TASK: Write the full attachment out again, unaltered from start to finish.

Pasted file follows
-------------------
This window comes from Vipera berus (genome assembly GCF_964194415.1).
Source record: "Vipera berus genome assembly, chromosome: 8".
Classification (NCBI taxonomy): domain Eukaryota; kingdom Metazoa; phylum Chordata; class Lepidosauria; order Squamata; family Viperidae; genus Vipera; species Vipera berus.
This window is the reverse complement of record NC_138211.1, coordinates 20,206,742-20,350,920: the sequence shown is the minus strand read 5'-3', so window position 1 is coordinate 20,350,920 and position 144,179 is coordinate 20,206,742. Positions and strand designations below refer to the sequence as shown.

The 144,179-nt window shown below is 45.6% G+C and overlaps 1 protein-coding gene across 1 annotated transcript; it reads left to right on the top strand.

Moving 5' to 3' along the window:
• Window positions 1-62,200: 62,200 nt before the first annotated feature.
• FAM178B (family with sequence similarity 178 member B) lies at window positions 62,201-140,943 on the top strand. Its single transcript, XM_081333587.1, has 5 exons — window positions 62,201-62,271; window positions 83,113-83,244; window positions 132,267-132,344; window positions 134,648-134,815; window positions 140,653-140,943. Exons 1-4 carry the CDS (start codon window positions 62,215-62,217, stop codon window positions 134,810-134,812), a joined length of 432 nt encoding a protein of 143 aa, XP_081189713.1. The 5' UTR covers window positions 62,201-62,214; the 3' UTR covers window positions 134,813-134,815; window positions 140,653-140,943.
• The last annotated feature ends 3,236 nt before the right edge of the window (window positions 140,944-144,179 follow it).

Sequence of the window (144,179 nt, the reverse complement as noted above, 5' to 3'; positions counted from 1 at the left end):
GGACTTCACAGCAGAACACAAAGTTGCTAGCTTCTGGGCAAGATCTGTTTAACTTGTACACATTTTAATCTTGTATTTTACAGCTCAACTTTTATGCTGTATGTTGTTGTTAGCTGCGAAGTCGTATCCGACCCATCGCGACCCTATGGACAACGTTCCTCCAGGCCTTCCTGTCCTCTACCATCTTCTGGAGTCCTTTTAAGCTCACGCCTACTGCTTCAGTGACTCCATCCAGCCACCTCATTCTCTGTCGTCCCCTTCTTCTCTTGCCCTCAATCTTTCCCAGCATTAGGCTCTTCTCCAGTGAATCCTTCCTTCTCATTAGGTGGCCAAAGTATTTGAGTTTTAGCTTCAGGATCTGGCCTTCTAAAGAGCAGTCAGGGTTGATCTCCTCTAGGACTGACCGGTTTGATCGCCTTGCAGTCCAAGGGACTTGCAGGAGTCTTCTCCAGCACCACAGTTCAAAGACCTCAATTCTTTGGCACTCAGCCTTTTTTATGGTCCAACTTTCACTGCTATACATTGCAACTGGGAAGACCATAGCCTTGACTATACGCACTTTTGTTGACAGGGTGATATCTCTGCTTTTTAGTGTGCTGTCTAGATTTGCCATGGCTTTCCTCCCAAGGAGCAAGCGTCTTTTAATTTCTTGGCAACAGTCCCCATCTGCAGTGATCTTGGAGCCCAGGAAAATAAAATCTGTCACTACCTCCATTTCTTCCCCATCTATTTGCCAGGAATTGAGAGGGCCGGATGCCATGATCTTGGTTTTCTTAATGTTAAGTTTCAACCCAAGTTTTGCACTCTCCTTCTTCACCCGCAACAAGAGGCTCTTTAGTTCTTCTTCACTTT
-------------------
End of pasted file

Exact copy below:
This window comes from Vipera berus (genome assembly GCF_964194415.1).
Source record: "Vipera berus genome assembly, chromosome: 8".
Classification (NCBI taxonomy): domain Eukaryota; kingdom Metazoa; phylum Chordata; class Lepidosauria; order Squamata; family Viperidae; genus Vipera; species Vipera berus.
This window is the reverse complement of record NC_138211.1, coordinates 20,206,742-20,350,920: the sequence shown is the minus strand read 5'-3', so window position 1 is coordinate 20,350,920 and position 144,179 is coordinate 20,206,742. Positions and strand designations below refer to the sequence as shown.

The 144,179-nt window shown below is 45.6% G+C and overlaps 1 protein-coding gene across 1 annotated transcript; it reads left to right on the top strand.

Moving 5' to 3' along the window:
• Window positions 1-62,200: 62,200 nt before the first annotated feature.
• FAM178B (family with sequence similarity 178 member B) lies at window positions 62,201-140,943 on the top strand. Its single transcript, XM_081333587.1, has 5 exons — window positions 62,201-62,271; window positions 83,113-83,244; window positions 132,267-132,344; window positions 134,648-134,815; window positions 140,653-140,943. Exons 1-4 carry the CDS (start codon window positions 62,215-62,217, stop codon window positions 134,810-134,812), a joined length of 432 nt encoding a protein of 143 aa, XP_081189713.1. The 5' UTR covers window positions 62,201-62,214; the 3' UTR covers window positions 134,813-134,815; window positions 140,653-140,943.
• The last annotated feature ends 3,236 nt before the right edge of the window (window positions 140,944-144,179 follow it).

Sequence of the window (144,179 nt, the reverse complement as noted above, 5' to 3'; positions counted from 1 at the left end):
GGACTTCACAGCAGAACACAAAGTTGCTAGCTTCTGGGCAAGATCTGTTTAACTTGTACACATTTTAATCTTGTATTTTACAGCTCAACTTTTATGCTGTATGTTGTTGTTAGCTGCGAAGTCGTATCCGACCCATCGCGACCCTATGGACAACGTTCCTCCAGGCCTTCCTGTCCTCTACCATCTTCTGGAGTCCTTTTAAGCTCACGCCTACTGCTTCAGTGACTCCATCCAGCCACCTCATTCTCTGTCGTCCCCTTCTTCTCTTGCCCTCAATCTTTCCCAGCATTAGGCTCTTCTCCAGTGAATCCTTCCTTCTCATTAGGTGGCCAAAGTATTTGAGTTTTAGCTTCAGGATCTGGCCTTCTAAAGAGCAGTCAGGGTTGATCTCCTCTAGGACTGACCGGTTTGATCGCCTTGCAGTCCAAGGGACTTGCAGGAGTCTTCTCCAGCACCACAGTTCAAAGACCTCAATTCTTTGGCACTCAGCCTTTTTTATGGTCCAACTTTCACTGCTATACATTGCAACTGGGAAGACCATAGCCTTGACTATACGCACTTTTGTTGACAGGGTGATATCTCTGCTTTTTAGTGTGCTGTCTAGATTTGCCATGGCTTTCCTCCCAAGGAGCAAGCGTCTTTTAATTTCTTGGCAACAGTCCCCATCTGCAGTGATCTTGGAGCCCAGGAAAATAAAATCTGTCACTACCTCCATTTCTTCCCCATCTATTTGCCAGGAATTGAGAGGGCCGGATGCCATGATCTTGGTTTTCTTAATGTTAAGTTTCAACCCAAGTTTTGCACTCTCCTTCTTCACCCGCAACAAGAGGCTCTTTAGTTCTTCTTCACTTT